Wednesday, December 06, 2006

Little but Large

I am amazed and thrilled that a book of short stories can win a major award!

Today the Guardian announces that the winner of its first book prize is A Thousand Years of Good Prayers by the Chinese writer resident in the US, Yiyun Li.

Now I now that this book has not come from nowhere - it's already won several major international prizes, including the PEN/Hemingway award - and that the political import of these stories will have helped in this, but these are SHORT STORIES, for goodness' sake.

For years now the short story has been in major decline in Britain, to the point where it's almost dead, and I began this blog lamenting this fact. It's years since the fact that short stories don't sell became established publishing wisdom and many British writers - including me, originally a short-story writer - were forced away from short-story writing into other forms. It's years since, squeezed by market forces, the British print literary magazines, the last great haven of the short story, more or less disappeared (online magazines having yet to achieve the same kind of reputation with the literary establishment). (As I've written before, I've had my own attempt to combat this last decline, but found the battle so hard it left me no time to write.)

Depressingly, I've seen a more general contempt for the short story increase down the years, and signs that people no longer know how to read them. My reading group, for instance, won't touch them: they're not satisfying, some of the members have complained, you can't sink into them like you can with a novel, and anyway how could you discuss a whole book of different stories? They had not entertained the idea that a single really good short story could take as much time to discuss as a novel.

Now wouldn't it be nice if this award meant the turning of the tide?


Ms Baroque said...

I was in a conversation last week where it was suggested - no, posited - no, asserted - that short stories are on the up. Tobias Hill was in the conversation, but I'm not sure if he was the one who said it.

Anyway, maybe this award is the first sign of the thaw..? And it sounds like an interesting book.

Elizabeth Baines said...

I do hope that this is right - ie that stories are on the up!

nmj said...

I love your blog Elizabeth, it keeps me up-to-date with what's going on in writing world. It's strange that short stories don't sell well in the UK, I think they are much more highly regarded in USA. But there are great writers like AL Kennedy and Ali Smith who started with short story collections. When I started writing, about ten years ago, it was short stories, simply because, for me, it was less physically demanding: a short story was like a spark of energy, it would take me months to write one, but it was do-able, I could see an end to it, whereas the thought of a novel terrified me (from the stamina point of view). When I started sending them off, I was told, we love your work, but we want a novel, so I became increasingly disillusioned with the short story format. I got my first ex-agent on the strength of a short story about my illness, which I then slowly but surely turned into a novel over six years, it was such a different way of writing, sustaining the characters & the narrative drive, & I found it pretty gruelling physically. But that is not to say stories are easier to write (a common misperception), it is simply a different craft. And after the novel experience, I felt that I had almost forgotten how to write short stories, but one of these days I will go back to them. And I will definitely order Yiyun Li from library!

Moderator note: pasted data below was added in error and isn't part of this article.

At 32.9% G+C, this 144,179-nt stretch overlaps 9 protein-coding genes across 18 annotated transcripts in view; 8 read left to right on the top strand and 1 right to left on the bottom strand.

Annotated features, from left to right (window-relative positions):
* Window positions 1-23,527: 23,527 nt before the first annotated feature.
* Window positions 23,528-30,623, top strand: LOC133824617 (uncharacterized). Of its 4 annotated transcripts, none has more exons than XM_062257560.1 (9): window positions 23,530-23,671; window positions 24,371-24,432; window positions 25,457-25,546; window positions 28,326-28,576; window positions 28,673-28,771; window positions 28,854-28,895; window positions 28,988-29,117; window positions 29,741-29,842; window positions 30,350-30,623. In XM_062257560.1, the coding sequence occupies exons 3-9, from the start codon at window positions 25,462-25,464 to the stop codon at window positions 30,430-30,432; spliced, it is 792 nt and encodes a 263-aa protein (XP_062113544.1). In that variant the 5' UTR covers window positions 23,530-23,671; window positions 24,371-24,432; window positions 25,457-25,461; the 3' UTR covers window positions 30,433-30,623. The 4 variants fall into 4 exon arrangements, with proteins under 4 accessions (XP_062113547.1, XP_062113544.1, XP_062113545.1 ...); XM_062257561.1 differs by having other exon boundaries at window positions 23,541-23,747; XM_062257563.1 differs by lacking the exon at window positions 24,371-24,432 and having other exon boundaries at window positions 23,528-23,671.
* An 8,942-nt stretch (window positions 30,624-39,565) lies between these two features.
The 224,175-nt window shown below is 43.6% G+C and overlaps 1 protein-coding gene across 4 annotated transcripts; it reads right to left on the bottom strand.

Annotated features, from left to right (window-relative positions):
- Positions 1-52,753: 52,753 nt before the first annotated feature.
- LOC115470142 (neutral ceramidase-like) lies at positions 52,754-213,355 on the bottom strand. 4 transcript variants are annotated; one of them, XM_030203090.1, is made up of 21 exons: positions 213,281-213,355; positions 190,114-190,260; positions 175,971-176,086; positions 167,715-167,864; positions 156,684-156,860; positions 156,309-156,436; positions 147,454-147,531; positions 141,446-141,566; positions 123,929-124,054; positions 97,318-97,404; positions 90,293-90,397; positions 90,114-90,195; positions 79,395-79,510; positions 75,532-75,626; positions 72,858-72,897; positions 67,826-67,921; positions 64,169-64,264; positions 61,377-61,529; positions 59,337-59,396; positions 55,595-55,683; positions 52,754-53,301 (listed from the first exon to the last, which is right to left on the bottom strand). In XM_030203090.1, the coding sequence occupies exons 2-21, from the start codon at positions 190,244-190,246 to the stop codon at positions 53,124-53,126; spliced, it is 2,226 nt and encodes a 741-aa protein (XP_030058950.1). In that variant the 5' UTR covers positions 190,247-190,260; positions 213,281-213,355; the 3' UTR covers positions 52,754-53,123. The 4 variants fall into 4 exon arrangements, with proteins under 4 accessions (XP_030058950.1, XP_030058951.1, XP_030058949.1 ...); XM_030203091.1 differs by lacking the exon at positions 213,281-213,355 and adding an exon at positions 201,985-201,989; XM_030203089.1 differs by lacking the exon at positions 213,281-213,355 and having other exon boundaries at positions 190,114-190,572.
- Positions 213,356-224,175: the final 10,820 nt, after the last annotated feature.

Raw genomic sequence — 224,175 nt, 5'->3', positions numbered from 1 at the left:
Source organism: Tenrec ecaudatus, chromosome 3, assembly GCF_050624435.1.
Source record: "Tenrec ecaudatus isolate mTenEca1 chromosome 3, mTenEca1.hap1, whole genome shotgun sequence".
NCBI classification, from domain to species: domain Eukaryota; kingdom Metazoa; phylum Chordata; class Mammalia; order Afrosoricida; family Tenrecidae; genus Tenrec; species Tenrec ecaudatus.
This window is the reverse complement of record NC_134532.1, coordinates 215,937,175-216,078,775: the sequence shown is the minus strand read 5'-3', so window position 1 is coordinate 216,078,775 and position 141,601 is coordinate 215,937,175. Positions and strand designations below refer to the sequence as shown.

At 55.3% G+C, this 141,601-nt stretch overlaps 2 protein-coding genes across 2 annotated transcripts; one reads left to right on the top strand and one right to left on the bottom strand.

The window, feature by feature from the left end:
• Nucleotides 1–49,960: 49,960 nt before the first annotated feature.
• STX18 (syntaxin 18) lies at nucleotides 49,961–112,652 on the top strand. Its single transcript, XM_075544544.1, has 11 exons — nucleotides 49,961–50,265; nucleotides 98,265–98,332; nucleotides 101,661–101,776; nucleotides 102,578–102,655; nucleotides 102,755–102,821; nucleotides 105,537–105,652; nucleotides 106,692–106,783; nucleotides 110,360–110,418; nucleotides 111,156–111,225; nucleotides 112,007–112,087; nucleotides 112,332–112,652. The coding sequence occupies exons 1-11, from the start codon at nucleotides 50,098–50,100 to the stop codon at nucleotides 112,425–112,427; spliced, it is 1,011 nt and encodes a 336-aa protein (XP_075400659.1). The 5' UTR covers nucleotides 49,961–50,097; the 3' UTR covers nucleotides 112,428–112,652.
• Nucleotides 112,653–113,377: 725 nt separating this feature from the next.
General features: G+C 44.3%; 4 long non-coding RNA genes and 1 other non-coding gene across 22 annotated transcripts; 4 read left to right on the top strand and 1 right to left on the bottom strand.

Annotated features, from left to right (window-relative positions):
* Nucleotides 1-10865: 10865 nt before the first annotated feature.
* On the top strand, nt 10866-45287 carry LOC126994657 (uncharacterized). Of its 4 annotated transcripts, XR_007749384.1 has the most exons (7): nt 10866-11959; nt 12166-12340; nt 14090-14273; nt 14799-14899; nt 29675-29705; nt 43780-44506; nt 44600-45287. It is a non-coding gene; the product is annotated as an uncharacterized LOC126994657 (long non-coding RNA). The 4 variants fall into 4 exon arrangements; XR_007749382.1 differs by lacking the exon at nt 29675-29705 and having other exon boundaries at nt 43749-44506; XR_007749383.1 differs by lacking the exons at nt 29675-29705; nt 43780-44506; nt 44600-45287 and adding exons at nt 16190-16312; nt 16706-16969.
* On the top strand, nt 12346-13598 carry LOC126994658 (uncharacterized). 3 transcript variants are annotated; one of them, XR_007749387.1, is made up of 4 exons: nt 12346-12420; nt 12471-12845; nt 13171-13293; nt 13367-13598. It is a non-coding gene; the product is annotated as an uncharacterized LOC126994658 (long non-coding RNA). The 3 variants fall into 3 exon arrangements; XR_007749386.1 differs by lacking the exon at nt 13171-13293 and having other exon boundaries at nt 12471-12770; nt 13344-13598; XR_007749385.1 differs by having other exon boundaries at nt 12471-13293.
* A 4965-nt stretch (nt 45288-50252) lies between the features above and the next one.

Elizabeth Baines said...

That was what happened to me too when I first started: an agent took me on on the strength of my short stories, which I had been hoping to publish as a collection, but immediately asked me to write a novel, which set me on a different course and the collection never happened.

And you're right about stories being no easier to write, although people generally think this is the case. It is true that novels take more physical stamina, because you need to keep going, you can't stop and start in the same way, have a physical and mental rest from the project in hand. But on the creative level stories are harder: not only are stories in themselves an exacting form, to go on writing one story after the other, ie to keep conceiving something new and bringing it to fruition, is a harder creative project than writing a novel, which once it's started, and as long as it's going well, carries you along.

nmj said...

Lordy, I stopped and started many times when I was writing my book, but that's purely down to health constraints. However, the book was constantly in my head, it would not leave go of me, and I felt guilty when I wasn't able to write.

Yes, it is difficult to come up with new ideas for stories. I'm still waiting for a good one.